LONDON England manager Gareth Southgate offered an impassioned defence of his captain Wayne Rooney after the national team's all-time top goalscorer suffered jeers from the crowd near the end of their 2-0 win against Malta in a World Cup qualifier.
After his first match at the helm, the caretaker boss said he could not understand why some of the 82,000 crowd booed the Manchester United striker during the win and reckoned he was a player who suffered "unfair" criticism.
"I don't understand it, but that seems to be the landscape. I've no idea how that is expected to help him," Southgate said at the end of a week when he presented Rooney with a special cap to mark his achievement in becoming England's most capped outfield player.
Southgate had chosen the 117-times capped Rooney in his deepest midfield role yet and watched another performance from his captain that did not entirely convince that his future lies there, especially after a poor start to the season with United.
Yet though the boos started near the end when Rooney hoofed one aimless cross, Southgate was quick to proclaim the importance of the 30-year-old to him both on and off the pitch since he took the reins 12 days ago following the departure of the disgraced Sam Allardyce.
"I think his experience, his leadership has been crucial throughout this week, not just today," Southgate said.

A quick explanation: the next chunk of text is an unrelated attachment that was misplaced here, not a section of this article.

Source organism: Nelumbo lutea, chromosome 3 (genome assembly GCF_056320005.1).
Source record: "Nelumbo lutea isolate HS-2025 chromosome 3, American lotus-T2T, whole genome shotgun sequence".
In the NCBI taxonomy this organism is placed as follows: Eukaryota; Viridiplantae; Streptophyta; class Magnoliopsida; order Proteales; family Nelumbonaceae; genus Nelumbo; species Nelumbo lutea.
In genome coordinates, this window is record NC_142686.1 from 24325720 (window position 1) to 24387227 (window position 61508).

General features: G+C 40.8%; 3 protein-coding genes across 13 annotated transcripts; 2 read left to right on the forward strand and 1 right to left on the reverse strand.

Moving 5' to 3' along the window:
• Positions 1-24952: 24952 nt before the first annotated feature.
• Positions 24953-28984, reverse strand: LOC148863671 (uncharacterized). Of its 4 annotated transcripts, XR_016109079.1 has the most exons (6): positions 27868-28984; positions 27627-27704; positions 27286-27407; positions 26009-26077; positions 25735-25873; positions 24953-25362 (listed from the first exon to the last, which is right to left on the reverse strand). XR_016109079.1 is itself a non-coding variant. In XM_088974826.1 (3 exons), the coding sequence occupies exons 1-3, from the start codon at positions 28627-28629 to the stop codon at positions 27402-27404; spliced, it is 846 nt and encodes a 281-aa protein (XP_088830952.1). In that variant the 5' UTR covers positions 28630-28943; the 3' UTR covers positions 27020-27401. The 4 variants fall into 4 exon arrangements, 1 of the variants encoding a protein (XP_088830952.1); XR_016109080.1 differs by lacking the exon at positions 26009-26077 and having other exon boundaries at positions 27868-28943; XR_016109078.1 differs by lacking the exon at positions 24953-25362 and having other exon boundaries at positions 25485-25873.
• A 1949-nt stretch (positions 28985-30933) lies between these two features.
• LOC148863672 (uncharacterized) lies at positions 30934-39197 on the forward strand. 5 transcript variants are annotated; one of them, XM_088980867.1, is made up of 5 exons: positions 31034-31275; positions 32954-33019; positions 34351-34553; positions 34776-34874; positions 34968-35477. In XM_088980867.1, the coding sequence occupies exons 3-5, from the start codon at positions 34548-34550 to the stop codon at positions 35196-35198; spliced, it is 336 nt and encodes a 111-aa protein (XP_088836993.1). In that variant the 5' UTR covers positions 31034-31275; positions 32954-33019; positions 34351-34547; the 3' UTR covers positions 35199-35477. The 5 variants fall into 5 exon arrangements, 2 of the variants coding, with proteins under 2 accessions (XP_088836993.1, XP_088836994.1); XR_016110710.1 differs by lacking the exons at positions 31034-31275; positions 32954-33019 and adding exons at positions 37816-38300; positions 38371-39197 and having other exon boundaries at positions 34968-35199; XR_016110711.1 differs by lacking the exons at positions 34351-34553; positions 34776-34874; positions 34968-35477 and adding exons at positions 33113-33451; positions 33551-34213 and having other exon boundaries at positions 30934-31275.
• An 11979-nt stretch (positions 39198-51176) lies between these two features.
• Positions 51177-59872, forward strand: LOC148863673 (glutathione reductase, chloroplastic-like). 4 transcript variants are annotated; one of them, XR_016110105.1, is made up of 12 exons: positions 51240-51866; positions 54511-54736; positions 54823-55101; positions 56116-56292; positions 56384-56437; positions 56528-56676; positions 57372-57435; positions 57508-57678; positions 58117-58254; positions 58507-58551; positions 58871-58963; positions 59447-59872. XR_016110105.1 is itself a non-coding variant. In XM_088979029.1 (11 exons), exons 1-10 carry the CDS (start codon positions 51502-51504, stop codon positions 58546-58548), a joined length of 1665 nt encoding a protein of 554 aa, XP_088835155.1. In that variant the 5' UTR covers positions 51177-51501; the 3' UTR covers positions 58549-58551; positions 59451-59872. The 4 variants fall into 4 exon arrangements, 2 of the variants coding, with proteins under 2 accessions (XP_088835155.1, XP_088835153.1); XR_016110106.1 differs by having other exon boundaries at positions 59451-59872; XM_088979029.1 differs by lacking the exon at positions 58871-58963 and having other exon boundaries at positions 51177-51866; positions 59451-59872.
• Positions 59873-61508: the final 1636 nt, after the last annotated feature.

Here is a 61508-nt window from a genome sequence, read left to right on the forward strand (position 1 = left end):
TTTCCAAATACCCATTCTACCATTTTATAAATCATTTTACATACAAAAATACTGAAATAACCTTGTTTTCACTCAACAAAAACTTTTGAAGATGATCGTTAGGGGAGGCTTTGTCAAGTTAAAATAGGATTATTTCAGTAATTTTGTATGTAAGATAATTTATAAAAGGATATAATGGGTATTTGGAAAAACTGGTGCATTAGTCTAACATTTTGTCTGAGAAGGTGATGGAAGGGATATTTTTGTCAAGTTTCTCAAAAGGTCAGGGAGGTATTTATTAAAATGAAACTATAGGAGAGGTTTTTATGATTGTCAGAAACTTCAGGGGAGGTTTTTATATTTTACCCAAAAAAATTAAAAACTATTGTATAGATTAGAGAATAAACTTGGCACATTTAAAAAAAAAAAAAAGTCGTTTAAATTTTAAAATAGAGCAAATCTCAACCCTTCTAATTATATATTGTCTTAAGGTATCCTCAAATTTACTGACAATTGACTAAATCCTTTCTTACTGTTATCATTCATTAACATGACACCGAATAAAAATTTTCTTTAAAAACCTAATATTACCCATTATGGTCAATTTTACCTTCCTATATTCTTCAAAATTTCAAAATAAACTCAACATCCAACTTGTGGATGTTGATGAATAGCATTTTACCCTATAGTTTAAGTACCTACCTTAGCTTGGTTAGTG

"Every debate seems to focus on him, the onus on him is enormous and the criticism of him is at times unfair. He ploughs on and plays with pride and captains his country with pride.
"I always look back to the (John) Terrys, the (Frank) Lampards, the Ashley Coles. In their time with England they took enormous criticism but look at the caps they won, they were the guys who kept turning up, who put themselves on the line when other players wouldn't put themselves forward and withdrew from squads when the going's got tough.
"They have desperately wanted to play for England again and again and put their neck on the block. Wayne falls into that category."
Southgate, whose side won with first-half goals from Daniel Sturridge and Dele Alli, was not unhappy with their performance even if he recognised that, like the crowd, he had wanted to see more goals.
"I think in the second half sub-consciously we had the feeling the game was won and we were looking towards Tuesday (and the next qualifier in Slovenia) physically," he said.
"Given the situation I picked up about 12 days ago (following Allardyce's departure), we've internally come a hell of a long way."
(Reporting by Ian Chadband, editing by Pritha Sarkar)